The difference between CTR and conversion rate – and other metrics questions answered

Top questions and answers from our recent Metrics and Analytics webcast

June 13, 2016

Our recent Crash Course in Metrics and Analytics webcast generated a huge response with lots of jargon-busting questions on what marketing metrics really mean, what they should be used for, and how to present them internally to help get things done. LinkedIn’s Senior Manager, Demand Generation Amanda Halle and Senior Content Marketing Manager Megan Golden did a great job of answering them. Here are some of the highlights – the metrics and analytics questions you most want answered:

What’s the difference between click-through rate (CTR) and conversion rate?

The click-through rate for any piece of marketing activity is the number of clicks that it generates as a percentage of the number of impressions that were served. It’s frequently used in display ad and email campaigns (for email, the total number of clicks is usually divided by the number of emails delivered), but applies to Sponsored InMail and Sponsored Content as well.

Conversion rate takes things a stage further by looking at a definite action that you want those clicks to result in. This might involve filling out a data capture form or downloading a piece of content. Your conversion rate is the number of people taking this action as a percentage of the number of impressions – so you would expect it to be lower than the CTR for a given campaign.

As Amanda and Megan stressed on our webcast, it’s often important to look at these two metrics together – and not take CTR in isolation. A relatively low CTR isn’t necessarily a bad sign if your conversion rate is beating benchmarks and delivering against your objectives. It could simply mean that you’re using a specific call to action that is driving very targeted traffic. Bear in mind that for cost-per-click (CPC) campaigns this is likely to result in higher Return on Investment (ROI) than driving lots of clicks with a low conversion rate.

What does MQL stand for?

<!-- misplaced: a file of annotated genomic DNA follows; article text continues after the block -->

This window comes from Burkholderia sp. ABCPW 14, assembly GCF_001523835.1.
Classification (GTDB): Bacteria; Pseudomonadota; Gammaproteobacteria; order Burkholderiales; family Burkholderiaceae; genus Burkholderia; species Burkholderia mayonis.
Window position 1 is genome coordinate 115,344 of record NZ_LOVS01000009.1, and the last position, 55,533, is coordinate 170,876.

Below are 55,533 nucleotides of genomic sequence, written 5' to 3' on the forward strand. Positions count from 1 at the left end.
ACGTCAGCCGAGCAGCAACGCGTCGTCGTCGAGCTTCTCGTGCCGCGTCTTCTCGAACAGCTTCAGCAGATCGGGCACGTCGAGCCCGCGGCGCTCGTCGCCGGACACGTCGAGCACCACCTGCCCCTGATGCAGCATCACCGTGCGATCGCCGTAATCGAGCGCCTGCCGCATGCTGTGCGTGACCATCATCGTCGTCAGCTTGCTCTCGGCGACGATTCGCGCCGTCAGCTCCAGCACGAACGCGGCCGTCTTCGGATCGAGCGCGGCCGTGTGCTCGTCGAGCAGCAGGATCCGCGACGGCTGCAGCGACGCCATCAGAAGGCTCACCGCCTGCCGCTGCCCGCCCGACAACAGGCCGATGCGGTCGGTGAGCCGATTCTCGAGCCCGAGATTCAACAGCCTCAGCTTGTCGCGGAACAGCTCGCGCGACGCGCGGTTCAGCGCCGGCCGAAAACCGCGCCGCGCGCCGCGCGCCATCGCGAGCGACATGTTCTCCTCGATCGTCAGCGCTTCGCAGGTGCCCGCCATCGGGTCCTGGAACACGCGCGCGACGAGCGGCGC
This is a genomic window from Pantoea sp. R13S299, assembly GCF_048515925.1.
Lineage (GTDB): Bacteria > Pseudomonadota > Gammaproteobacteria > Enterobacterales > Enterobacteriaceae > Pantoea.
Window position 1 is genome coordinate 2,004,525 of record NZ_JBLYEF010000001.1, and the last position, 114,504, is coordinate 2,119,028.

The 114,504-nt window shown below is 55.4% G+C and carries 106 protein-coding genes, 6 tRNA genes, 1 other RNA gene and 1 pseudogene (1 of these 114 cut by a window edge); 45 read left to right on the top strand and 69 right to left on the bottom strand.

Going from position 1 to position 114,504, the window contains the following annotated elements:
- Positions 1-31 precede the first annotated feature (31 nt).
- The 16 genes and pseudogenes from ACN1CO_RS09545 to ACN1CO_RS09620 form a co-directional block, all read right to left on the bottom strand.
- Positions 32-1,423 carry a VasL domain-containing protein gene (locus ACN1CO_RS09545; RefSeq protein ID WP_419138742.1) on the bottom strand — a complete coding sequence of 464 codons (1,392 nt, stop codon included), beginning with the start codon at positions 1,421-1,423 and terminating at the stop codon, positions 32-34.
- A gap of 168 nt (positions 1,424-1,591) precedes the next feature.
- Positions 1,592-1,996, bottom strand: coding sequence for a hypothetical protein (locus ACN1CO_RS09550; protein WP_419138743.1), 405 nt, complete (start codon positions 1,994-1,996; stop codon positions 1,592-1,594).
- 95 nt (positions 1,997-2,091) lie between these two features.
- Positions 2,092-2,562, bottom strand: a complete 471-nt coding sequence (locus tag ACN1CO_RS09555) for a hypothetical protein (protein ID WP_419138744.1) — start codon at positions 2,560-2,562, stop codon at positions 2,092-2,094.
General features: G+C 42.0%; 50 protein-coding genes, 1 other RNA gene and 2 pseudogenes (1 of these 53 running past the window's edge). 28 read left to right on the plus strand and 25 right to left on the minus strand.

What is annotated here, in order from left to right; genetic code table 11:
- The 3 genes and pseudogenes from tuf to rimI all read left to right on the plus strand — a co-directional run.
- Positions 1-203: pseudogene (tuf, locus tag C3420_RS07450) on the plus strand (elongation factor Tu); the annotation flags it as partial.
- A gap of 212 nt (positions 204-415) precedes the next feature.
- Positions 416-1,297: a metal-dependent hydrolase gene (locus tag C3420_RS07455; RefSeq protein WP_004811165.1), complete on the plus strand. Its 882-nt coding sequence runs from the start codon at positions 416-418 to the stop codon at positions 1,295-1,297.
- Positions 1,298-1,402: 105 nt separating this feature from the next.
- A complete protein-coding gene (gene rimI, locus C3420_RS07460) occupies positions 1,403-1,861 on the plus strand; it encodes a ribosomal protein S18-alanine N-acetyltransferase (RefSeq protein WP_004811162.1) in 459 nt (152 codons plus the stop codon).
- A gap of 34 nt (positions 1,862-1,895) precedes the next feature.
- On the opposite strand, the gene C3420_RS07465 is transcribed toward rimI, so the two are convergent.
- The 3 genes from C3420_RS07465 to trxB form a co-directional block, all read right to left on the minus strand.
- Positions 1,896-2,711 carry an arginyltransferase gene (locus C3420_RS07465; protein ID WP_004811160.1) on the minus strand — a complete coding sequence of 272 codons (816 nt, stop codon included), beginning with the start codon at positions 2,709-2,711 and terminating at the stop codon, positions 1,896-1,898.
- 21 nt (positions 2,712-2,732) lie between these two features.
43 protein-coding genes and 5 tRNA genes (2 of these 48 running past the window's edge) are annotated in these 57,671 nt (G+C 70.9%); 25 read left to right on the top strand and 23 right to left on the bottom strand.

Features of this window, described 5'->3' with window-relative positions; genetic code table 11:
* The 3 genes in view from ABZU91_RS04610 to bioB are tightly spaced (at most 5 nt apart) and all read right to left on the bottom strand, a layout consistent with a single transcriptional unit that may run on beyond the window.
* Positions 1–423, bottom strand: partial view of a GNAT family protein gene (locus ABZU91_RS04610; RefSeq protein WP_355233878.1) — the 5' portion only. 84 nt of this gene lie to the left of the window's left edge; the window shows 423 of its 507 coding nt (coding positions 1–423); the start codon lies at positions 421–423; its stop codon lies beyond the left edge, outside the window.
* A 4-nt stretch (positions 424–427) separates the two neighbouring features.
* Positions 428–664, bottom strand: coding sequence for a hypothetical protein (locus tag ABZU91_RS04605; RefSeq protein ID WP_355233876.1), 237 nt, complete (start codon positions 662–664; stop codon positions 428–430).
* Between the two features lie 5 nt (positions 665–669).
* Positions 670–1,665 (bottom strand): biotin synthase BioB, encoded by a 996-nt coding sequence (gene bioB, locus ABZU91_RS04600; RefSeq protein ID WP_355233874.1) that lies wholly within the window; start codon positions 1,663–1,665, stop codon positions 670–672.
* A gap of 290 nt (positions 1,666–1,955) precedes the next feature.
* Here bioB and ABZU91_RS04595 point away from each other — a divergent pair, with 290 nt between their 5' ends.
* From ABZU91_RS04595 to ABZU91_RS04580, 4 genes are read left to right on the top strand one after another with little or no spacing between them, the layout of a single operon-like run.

MQL stands for Marketing Qualified Lead. The key difference between this and a general lead or inquiry is that it meets certain criteria that help to identify whether the lead is relevant to your business.

The definition of a Marketing Qualified Lead naturally varies from business to business depending on the characteristics that identify your most likely prospects. The test often combines background information that confirms somebody is in your target market with specific actions that suggest they are interested in your business. If you are selling enterprise-level software, for example, a MQL might be somebody from a company of 1,000 people or more (confirming they have relevant scale for your solutions), who has visited a landing page and downloaded a piece of content (confirming they have an interest in your business).

How do you work out cost per lead (CPL)?

The cost per lead (CPL) for a campaign is the total cost of a campaign divided by the number of leads or inquiries that it generates. It can be a very effective way of comparing the performance of different campaigns and tactics focused on lead generation. A good starting point is to calculate the CPL for recent campaigns that you’ve run and establish a sensible average or benchmark for your business. You can then use this to test how different approaches to generating leads perform. 

How do you deal with last-click attribution?

Moving beyond last-click attribution, which gives all credit for a lead or conversion to the last piece of activity that they engaged with, is one of the great challenges in marketing measurement. Amanda and Megan couldn’t provide a simple answer to this one (nobody really can) but they did have lots of suggestions for how you can recognise the contribution of upper funnel marketing to building awareness and interest. Easily accessible metrics for the contribution that upper funnel activity is making include lifts in website referral and traffic, increases in branded search and the engagement rates that your content generates.

What’s the best way to share metrics with your leadership team?

Context is the key here. A CTR or conversion rate in isolation is hard for executives to make sense of. Demonstrating how these metrics compare to your benchmarks and what this means in terms of your overall marketing objectives is far more useful – and ultimately more actionable. Focus on change over time, zero in on the most important and significant details and bring out the ‘so what’ as well as the ‘what’.

Our full Crash Course in Metrics and Analytics eBook has detailed answers for these and other marketing measurement questions. It reveals how to choose the right metrics for your marketing objectives, and how to analyse those metrics in ways that will drive campaign performance. Click here to download the Crash Course in Metrics and Analytics.